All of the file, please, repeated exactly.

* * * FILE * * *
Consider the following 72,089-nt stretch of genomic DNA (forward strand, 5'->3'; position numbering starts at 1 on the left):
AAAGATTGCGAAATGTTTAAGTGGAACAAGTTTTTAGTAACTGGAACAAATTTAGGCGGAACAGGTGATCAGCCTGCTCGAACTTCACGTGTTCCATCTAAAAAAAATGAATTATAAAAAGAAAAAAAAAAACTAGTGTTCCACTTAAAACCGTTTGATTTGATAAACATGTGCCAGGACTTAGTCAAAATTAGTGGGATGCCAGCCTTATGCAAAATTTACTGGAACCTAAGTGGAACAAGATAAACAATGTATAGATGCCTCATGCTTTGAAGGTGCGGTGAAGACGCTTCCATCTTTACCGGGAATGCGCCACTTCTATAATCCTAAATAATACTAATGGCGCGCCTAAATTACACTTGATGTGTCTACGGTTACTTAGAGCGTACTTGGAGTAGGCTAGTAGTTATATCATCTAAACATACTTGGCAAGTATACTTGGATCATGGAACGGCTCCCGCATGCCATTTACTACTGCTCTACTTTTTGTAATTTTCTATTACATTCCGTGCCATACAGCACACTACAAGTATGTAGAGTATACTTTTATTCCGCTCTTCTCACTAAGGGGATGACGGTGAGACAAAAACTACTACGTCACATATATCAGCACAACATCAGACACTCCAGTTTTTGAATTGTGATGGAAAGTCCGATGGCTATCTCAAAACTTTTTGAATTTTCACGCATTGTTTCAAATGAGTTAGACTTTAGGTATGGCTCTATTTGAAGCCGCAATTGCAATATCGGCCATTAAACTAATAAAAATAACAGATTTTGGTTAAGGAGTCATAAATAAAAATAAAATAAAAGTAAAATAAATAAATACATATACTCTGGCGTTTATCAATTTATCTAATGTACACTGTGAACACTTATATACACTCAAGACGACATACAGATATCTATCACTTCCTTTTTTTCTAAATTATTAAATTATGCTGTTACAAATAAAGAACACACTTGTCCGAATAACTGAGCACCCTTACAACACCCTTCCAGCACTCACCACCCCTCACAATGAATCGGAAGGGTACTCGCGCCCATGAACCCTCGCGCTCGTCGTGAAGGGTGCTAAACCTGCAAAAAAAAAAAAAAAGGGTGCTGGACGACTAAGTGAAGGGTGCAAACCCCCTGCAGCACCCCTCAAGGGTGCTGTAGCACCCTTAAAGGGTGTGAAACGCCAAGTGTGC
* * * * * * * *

Consider the following 72,089-nt stretch of genomic DNA (forward strand, 5'->3'; position numbering starts at 1 on the left):
AAAGATTGCGAAATGTTTAAGTGGAACAAGTTTTTAGTAACTGGAACAAATTTAGGCGGAACAGGTGATCAGCCTGCTCGAACTTCACGTGTTCCATCTAAAAAAAATGAATTATAAAAAGAAAAAAAAAAACTAGTGTTCCACTTAAAACCGTTTGATTTGATAAACATGTGCCAGGACTTAGTCAAAATTAGTGGGATGCCAGCCTTATGCAAAATTTACTGGAACCTAAGTGGAACAAGATAAACAATGTATAGATGCCTCATGCTTTGAAGGTGCGGTGAAGACGCTTCCATCTTTACCGGGAATGCGCCACTTCTATAATCCTAAATAATACTAATGGCGCGCCTAAATTACACTTGATGTGTCTACGGTTACTTAGAGCGTACTTGGAGTAGGCTAGTAGTTATATCATCTAAACATACTTGGCAAGTATACTTGGATCATGGAACGGCTCCCGCATGCCATTTACTACTGCTCTACTTTTTGTAATTTTCTATTACATTCCGTGCCATACAGCACACTACAAGTATGTAGAGTATACTTTTATTCCGCTCTTCTCACTAAGGGGATGACGGTGAGACAAAAACTACTACGTCACATATATCAGCACAACATCAGACACTCCAGTTTTTGAATTGTGATGGAAAGTCCGATGGCTATCTCAAAACTTTTTGAATTTTCACGCATTGTTTCAAATGAGTTAGACTTTAGGTATGGCTCTATTTGAAGCCGCAATTGCAATATCGGCCATTAAACTAATAAAAATAACAGATTTTGGTTAAGGAGTCATAAATAAAAATAAAATAAAAGTAAAATAAATAAATACATATACTCTGGCGTTTATCAATTTATCTAATGTACACTGTGAACACTTATATACACTCAAGACGACATACAGATATCTATCACTTCCTTTTTTTCTAAATTATTAAATTATGCTGTTACAAATAAAGAACACACTTGTCCGAATAACTGAGCACCCTTACAACACCCTTCCAGCACTCACCACCCCTCACAATGAATCGGAAGGGTACTCGCGCCCATGAACCCTCGCGCTCGTCGTGAAGGGTGCTAAACCTGCAAAAAAAAAAAAAAAGGGTGCTGGACGACTAAGTGAAGGGTGCAAACCCCCTGCAGCACCCCTCAAGGGTGCTGTAGCACCCTTAAAGGGTGTGAAACGCCAAGTGTGC